I love "what if" games, don't you? Recently, in a group to which I belong, this question was posed: What if the boss gave you $10,000 to improve your brand's email marketing ROI?
There may come a time in your career as an email marketer where you’ll be presented with a (legitimate) list that you need to integrate into your database; for example, your company could make an acquisition or you could be taking over marketing activities from another business unit. FierceMarkets has had a flurry of these kind of activities in the last 18 months, and we’ve developed a plan that has been successful so far. I’ll share the main points here to help with any integrations you may face.
As email marketing experts, we all know that if the present and future direction of email marketing could be summed up in one word, it would be personalization.
We’re almost there; Black Friday, Cyber Monday, and every other day from Thanksgiving to Christmas will fill up with online shoppers looking for those special gifts. Online businesses will ramp up marketing efforts and website optimization to capture all they can from floods of consumers scouring their inventories. Big and small companies, alike, will be looking for the advantage that makes them stand out this holiday season.
The demands and expectations to boost sales during the holiday season are inevitable. Whether your business is retail, publishing, media, entertainment or any online marketing effort involving targeting and sending email, this year’s sales goals are likely higher than last holiday season. As email marketers, we all face the same pressure from our organizations to send more email and drive more traffic.
Suddenly September is here, Fall is closing in, and Holiday 2014 is right around the corner. As of today, there are 85 days left until Black Friday, the official kickoff to the holiday season. If you’re not planning out your holiday strategy now, you could quickly get behind. Yes I know I’m preaching to the choir but this season comes around once a year, and there are some new email tricks you can use to drive success in 2014.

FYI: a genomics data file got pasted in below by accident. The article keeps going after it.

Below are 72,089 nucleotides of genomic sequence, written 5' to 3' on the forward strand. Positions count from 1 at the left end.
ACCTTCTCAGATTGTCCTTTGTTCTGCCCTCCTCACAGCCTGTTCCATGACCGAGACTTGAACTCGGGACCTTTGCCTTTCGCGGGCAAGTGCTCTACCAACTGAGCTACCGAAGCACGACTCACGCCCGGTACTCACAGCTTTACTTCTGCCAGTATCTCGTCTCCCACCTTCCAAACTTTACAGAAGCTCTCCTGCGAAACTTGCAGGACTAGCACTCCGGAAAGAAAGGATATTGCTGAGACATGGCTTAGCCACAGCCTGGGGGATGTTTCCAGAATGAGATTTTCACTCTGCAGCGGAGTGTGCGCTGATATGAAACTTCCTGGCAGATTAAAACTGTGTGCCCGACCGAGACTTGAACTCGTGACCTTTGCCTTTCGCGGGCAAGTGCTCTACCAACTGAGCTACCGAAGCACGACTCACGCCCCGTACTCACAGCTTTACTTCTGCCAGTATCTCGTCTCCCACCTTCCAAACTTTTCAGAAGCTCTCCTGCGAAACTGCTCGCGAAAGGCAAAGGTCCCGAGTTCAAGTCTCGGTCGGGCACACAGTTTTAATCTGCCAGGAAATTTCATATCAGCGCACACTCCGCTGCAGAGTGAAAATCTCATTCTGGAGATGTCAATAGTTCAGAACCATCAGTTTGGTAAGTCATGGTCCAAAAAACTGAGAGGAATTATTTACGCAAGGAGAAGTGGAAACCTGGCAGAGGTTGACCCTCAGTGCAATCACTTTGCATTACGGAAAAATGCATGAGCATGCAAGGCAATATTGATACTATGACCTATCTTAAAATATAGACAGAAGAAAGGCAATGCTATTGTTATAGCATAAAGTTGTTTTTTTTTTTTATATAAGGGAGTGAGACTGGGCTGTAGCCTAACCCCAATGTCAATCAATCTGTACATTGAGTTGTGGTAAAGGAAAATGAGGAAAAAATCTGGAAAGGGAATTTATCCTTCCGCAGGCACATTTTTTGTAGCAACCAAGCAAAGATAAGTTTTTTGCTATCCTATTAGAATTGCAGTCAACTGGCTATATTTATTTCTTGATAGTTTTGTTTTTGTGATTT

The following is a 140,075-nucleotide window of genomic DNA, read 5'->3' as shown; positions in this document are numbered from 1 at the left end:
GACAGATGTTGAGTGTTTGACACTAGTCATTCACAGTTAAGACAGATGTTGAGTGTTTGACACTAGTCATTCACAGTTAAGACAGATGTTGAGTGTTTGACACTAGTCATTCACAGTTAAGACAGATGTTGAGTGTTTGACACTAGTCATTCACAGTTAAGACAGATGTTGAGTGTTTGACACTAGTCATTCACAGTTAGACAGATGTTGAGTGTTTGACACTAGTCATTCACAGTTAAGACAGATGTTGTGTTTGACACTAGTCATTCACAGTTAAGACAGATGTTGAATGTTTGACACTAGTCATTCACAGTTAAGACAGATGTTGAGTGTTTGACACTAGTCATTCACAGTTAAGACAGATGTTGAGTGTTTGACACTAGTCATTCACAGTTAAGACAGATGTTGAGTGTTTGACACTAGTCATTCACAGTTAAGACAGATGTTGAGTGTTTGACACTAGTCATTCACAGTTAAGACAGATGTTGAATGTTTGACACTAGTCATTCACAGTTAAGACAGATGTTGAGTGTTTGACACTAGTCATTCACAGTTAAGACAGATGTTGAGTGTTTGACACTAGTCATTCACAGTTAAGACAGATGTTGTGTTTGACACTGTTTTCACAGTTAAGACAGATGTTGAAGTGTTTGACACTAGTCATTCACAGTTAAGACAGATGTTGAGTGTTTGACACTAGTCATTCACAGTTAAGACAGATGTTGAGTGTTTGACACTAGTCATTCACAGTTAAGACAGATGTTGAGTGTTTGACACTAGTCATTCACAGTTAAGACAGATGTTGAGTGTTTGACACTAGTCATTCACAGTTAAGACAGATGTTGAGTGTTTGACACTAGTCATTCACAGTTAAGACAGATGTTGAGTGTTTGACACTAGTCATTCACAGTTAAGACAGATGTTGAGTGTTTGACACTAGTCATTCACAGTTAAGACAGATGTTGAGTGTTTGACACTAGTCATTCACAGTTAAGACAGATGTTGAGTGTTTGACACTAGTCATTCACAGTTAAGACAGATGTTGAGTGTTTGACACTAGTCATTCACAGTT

Recently fellow influencer Bob Frady talked about “Why CASL is Bad Law“ and one that really isn’t going to stop spam. Canada ranks as the number 7 global source for spam, producing about 4% of all the spam tracked in the world according to SpamRankings.net. While this pales in comparison to the 38.9% of Global Spam originating from the United States, it is still a major problem and represents a significant threat to consumer privacy.
There are dozens of sources, methods, and tactics to grow your email subscriber list, and we all know that not all of them are equally effective. Marketers have vague notions that organic list growth is best and paid acquisition of sources may yield lower quality subscribers, but there is little data available that gets at the validity of that assumption. I pulled some data from my own subscriber list to help throw some hard data into the mix.
"While CASL seems well intended (What? You like spam so much that you won’t try to stop it? You must be a spammer!!!!) it’s a lousy piece of legislation. It’s akin to trying to kill a fly with a hammer. CASL is bad legislation for three simple reasons –"